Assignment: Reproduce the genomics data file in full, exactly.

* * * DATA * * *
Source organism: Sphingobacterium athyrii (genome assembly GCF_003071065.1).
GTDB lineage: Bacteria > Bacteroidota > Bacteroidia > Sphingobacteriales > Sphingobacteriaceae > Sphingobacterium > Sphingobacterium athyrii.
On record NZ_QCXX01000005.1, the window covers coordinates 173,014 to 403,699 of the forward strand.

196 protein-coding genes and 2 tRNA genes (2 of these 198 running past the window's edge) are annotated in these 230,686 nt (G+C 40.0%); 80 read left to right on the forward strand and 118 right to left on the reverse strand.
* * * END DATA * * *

Source organism: Sphingobacterium athyrii (genome assembly GCF_003071065.1).
GTDB lineage: Bacteria > Bacteroidota > Bacteroidia > Sphingobacteriales > Sphingobacteriaceae > Sphingobacterium > Sphingobacterium athyrii.
On record NZ_QCXX01000005.1, the window covers coordinates 173,014 to 403,699 of the forward strand.

196 protein-coding genes and 2 tRNA genes (2 of these 198 running past the window's edge) are annotated in these 230,686 nt (G+C 40.0%); 80 read left to right on the forward strand and 118 right to left on the reverse strand.